For example, one bottle of Remedy's 35 Billion Probiotic equals 870 bottles of some of our competitors' products. And much, much more for our 50 and 100 Billion Probiotic options.

How is it possible?

One bottle of our probiotic contains 30 capsules, and EACH CAPSULE contains 35 billion cultures: this totals 1,500,000,000,000 (1.5 trillion) probiotic content in each bottle!

Our Probiotic Collection features:

Which probiotic should I choose?

 

Which Probiotic should you choose 35, 50, or 100 Billion?

  • 35 Billion [Maintenance] is more for everyday regulatory digestive assistance. It is more gentle in its absorption into the system and contains an assortment of the acidophilus and bifidobacterium strains that benefit our absorption of nutrition and disposal of waste. If you are looking to support already proper immune function and you move your bowels almost every time you eat, 35 Billion [Maintenance] is a good potency for you.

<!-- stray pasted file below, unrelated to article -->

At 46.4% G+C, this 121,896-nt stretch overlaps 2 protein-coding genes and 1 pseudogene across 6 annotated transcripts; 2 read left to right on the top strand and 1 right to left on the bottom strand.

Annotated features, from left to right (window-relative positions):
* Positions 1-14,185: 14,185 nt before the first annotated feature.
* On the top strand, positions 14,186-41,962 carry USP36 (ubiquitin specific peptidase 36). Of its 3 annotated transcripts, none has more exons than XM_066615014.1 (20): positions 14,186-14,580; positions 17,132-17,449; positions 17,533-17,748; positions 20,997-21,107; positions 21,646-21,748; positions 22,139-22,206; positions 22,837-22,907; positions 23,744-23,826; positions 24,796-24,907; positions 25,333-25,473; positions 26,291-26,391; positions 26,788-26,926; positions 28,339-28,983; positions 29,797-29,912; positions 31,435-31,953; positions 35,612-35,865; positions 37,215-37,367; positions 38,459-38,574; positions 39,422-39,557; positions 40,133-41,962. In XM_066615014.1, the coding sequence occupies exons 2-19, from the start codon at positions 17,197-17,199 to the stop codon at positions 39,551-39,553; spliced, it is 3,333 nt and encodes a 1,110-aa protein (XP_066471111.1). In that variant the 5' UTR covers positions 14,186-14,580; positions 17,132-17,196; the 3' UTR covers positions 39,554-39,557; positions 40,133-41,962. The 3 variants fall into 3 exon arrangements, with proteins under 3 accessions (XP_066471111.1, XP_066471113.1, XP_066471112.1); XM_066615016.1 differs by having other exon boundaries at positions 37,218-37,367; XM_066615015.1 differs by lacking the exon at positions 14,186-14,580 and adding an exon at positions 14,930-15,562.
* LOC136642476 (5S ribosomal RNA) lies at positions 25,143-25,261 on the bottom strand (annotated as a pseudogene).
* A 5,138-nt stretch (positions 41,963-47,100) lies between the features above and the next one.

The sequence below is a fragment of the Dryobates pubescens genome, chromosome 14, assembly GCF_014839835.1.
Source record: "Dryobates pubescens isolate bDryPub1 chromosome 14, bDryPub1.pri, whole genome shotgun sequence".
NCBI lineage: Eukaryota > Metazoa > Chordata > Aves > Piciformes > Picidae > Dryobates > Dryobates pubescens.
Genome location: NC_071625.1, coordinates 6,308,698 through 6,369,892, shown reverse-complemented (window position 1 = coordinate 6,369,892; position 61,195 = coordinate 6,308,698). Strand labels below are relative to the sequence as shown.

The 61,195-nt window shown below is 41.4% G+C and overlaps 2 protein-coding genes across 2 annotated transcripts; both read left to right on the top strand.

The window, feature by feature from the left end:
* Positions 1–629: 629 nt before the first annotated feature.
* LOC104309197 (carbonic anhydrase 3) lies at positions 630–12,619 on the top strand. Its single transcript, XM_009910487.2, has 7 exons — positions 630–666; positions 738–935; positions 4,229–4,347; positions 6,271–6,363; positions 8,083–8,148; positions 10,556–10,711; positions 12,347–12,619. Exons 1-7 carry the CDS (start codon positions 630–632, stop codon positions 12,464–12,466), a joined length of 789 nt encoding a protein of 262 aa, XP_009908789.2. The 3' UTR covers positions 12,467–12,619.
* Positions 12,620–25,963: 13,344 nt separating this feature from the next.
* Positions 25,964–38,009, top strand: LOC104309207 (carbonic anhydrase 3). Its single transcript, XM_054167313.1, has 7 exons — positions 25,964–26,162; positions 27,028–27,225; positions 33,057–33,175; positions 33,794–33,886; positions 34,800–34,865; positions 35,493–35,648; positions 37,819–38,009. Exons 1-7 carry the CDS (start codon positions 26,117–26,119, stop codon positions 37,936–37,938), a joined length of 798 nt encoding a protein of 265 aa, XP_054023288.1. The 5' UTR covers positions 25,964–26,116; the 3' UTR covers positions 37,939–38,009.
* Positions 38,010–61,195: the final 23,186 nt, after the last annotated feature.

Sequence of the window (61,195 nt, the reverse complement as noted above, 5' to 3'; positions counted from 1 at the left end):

• 50 Billion [Colon Health] is useful for individuals who are older, have a more depleted gut-flora of the large intestine and/or have taken a short course of antibiotics. It is more potent than the 35 Billion, and contains more specific probiotics for the large Intestine.
  • 50 Billion [Women's Health] has a similar diversity to the 35 Billion probiotics but also contains two unique probiotic strains for the urinary tract and vaginal health. So if you are female and suffer from frequent urinary infections, you may want to use the 50 Billion [Women’s Health] as it contains specific cultures that support the urinary tract and vaginal health.